February 3, 2012 | 11:20 am
Posted by Brad A. Greenberg
The Susan G. Komen-Planned Parenthood saga this week has come full circle.
After the Susan G. Komen Foundation said they would no longer fund breast cancer screening by Planned Parenthood, the public reaction showed just how divisive abortion remains in American society. And now, in a complete reversal, Komen says it won’t stop sending funds to Planned Parenthood.
Komen founder and CEO Nancy G. Brinker reportedly announced the about-face on the foundation’s blog. That link appears dead, but NPR excerpted the announcement of a policy change while it was still accessible:
“We want to apologize to the American public for recent decisions that cast doubt upon our commitment to our mission of saving women’s lives.
The events of this week have been deeply unsettling for our supporters, partners and friends and all of us at Susan G. Komen. We have been distressed at the presumption that the changes made to our funding criteria were done for political reasons or to specifically penalize Planned Parenthood. They were not.
Our original desire was to fulfill our fiduciary duty to our donors by not funding grant applications made by organizations under investigation. We will amend the criteria to make clear that disqualifying investigations must be criminal and conclusive in nature and not political. That is what is right and fair.
Our only goal for our granting process is to support women and families in the fight against breast cancer. Amending our criteria will ensure that politics has no place in our grant process. We will continue to fund existing grants, including those of Planned Parenthood, and preserve their eligibility to apply for future grants, while maintaining the ability of our affiliates to make funding decisions that meet the needs of their communities.”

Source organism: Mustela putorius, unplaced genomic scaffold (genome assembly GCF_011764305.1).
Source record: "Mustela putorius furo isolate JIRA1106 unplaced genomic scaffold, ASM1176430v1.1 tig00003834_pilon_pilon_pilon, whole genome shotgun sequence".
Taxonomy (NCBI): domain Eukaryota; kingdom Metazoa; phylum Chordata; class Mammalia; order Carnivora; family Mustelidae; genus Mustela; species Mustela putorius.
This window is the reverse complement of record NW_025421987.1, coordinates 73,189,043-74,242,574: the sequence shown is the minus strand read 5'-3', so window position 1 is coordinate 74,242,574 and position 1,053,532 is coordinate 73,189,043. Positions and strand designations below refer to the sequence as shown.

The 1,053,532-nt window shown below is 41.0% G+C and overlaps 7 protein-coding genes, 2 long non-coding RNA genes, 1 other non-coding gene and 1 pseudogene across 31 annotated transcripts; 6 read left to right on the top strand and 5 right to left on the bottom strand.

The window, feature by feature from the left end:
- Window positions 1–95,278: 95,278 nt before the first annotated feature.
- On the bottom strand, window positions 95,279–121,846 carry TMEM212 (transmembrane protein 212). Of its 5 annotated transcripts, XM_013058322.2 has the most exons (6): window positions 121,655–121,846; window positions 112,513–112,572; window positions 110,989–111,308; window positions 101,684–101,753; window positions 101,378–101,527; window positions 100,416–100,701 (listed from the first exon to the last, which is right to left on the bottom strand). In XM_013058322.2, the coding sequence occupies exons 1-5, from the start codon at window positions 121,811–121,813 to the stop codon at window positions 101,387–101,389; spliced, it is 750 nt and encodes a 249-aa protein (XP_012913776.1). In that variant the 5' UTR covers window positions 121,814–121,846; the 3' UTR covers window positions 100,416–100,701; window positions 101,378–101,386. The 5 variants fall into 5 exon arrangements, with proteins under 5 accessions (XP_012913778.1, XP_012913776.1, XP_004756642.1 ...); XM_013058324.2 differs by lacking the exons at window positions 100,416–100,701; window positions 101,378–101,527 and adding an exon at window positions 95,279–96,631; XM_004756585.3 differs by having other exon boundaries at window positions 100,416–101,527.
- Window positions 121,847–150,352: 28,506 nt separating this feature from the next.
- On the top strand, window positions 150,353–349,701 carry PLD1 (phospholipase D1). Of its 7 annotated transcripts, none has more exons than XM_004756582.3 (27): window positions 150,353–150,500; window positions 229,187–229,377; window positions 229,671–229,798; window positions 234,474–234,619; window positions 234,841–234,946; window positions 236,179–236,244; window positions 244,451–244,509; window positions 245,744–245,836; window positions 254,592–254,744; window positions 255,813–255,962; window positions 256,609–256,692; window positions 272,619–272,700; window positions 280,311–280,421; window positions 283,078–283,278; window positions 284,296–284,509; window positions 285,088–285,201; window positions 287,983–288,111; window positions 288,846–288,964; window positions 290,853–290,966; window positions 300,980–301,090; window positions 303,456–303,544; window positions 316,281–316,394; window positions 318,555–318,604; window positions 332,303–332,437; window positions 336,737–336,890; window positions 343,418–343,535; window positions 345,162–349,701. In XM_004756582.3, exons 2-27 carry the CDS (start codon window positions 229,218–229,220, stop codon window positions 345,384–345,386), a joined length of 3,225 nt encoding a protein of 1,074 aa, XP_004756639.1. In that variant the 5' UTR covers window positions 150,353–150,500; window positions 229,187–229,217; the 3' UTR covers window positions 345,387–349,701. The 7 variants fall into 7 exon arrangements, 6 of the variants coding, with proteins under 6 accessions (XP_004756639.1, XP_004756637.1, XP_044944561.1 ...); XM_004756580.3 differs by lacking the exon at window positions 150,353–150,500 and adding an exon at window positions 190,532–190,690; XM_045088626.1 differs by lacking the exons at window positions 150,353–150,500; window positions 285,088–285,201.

More from NPR here.
Whether pro-choice or pro-life, we can all agree that cancer doesn’t care. And I think that is what made a lot of people so upset about Komen’s original decision to de-fund. But, at the same time, those who were protesting the decision were willing to stop supporting the leading advocate for women against a life-threatening disease. Now that Komen has reversed course, they can certainly expect a protest from the pro-life side.
It’s all a bit head-spinning and leaves you wondering how Komen can repair their brand and get back to doing what they do best: helping women.
11.3.12 at 6:40 am | Back to blogging in August 2013 ...
8.20.12 at 12:22 am | Reuters reports that coordinated prayers at ...
8.19.12 at 9:04 pm | In particular, when journalists are identifying. . .
8.18.12 at 9:56 pm | Running afoul of zoning ordinances and an. . .
8.18.12 at 8:33 pm | Some research suggests the numbers are rising but. . .
8.17.12 at 3:41 pm | At an anti-Israel rally in Tehran on Friday, the. . .
5.7.09 at 11:02 am | In an interview with Danielle Berrin ... (160)
11.6.07 at 3:28 am | (82)
4.11.10 at 9:04 pm | Not to pick on Lefty, who won the Masters today. . . (66)
We welcome your feedback.
Your information will not be shared or sold without your consent. Get all the details.
JewishJournal.com has rules for its commenting community.Get all the details.
JewishJournal.com reserves the right to use your comment in our weekly print publication.